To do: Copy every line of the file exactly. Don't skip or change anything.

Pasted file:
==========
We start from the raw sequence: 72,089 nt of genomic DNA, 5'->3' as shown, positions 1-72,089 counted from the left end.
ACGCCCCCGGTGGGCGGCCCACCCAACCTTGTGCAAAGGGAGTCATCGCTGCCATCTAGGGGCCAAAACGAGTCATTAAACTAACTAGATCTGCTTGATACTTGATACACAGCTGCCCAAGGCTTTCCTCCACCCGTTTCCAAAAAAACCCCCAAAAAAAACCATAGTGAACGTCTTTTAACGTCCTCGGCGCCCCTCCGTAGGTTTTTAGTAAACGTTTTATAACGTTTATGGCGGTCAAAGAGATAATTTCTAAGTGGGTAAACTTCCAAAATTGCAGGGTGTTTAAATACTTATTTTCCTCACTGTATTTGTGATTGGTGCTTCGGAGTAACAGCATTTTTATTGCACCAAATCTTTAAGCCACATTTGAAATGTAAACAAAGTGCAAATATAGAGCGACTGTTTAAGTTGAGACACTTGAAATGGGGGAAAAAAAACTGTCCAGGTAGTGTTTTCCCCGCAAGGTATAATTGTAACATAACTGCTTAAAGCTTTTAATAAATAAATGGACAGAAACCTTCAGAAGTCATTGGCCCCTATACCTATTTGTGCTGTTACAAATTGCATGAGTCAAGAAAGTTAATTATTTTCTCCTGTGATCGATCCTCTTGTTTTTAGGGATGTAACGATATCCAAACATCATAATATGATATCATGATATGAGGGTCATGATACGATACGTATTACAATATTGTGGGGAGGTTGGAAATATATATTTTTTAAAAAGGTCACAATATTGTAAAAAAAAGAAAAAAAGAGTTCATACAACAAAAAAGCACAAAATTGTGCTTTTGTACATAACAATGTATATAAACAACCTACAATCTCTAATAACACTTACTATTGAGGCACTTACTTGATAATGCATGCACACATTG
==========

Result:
We start from the raw sequence: 72,089 nt of genomic DNA, 5'->3' as shown, positions 1-72,089 counted from the left end.
ACGCCCCCGGTGGGCGGCCCACCCAACCTTGTGCAAAGGGAGTCATCGCTGCCATCTAGGGGCCAAAACGAGTCATTAAACTAACTAGATCTGCTTGATACTTGATACACAGCTGCCCAAGGCTTTCCTCCACCCGTTTCCAAAAAAACCCCCAAAAAAAACCATAGTGAACGTCTTTTAACGTCCTCGGCGCCCCTCCGTAGGTTTTTAGTAAACGTTTTATAACGTTTATGGCGGTCAAAGAGATAATTTCTAAGTGGGTAAACTTCCAAAATTGCAGGGTGTTTAAATACTTATTTTCCTCACTGTATTTGTGATTGGTGCTTCGGAGTAACAGCATTTTTATTGCACCAAATCTTTAAGCCACATTTGAAATGTAAACAAAGTGCAAATATAGAGCGACTGTTTAAGTTGAGACACTTGAAATGGGGGAAAAAAAACTGTCCAGGTAGTGTTTTCCCCGCAAGGTATAATTGTAACATAACTGCTTAAAGCTTTTAATAAATAAATGGACAGAAACCTTCAGAAGTCATTGGCCCCTATACCTATTTGTGCTGTTACAAATTGCATGAGTCAAGAAAGTTAATTATTTTCTCCTGTGATCGATCCTCTTGTTTTTAGGGATGTAACGATATCCAAACATCATAATATGATATCATGATATGAGGGTCATGATACGATACGTATTACAATATTGTGGGGAGGTTGGAAATATATATTTTTTAAAAAGGTCACAATATTGTAAAAAAAAGAAAAAAAGAGTTCATACAACAAAAAAGCACAAAATTGTGCTTTTGTACATAACAATGTATATAAACAACCTACAATCTCTAATAACACTTACTATTGAGGCACTTACTTGATAATGCATGCACACATTG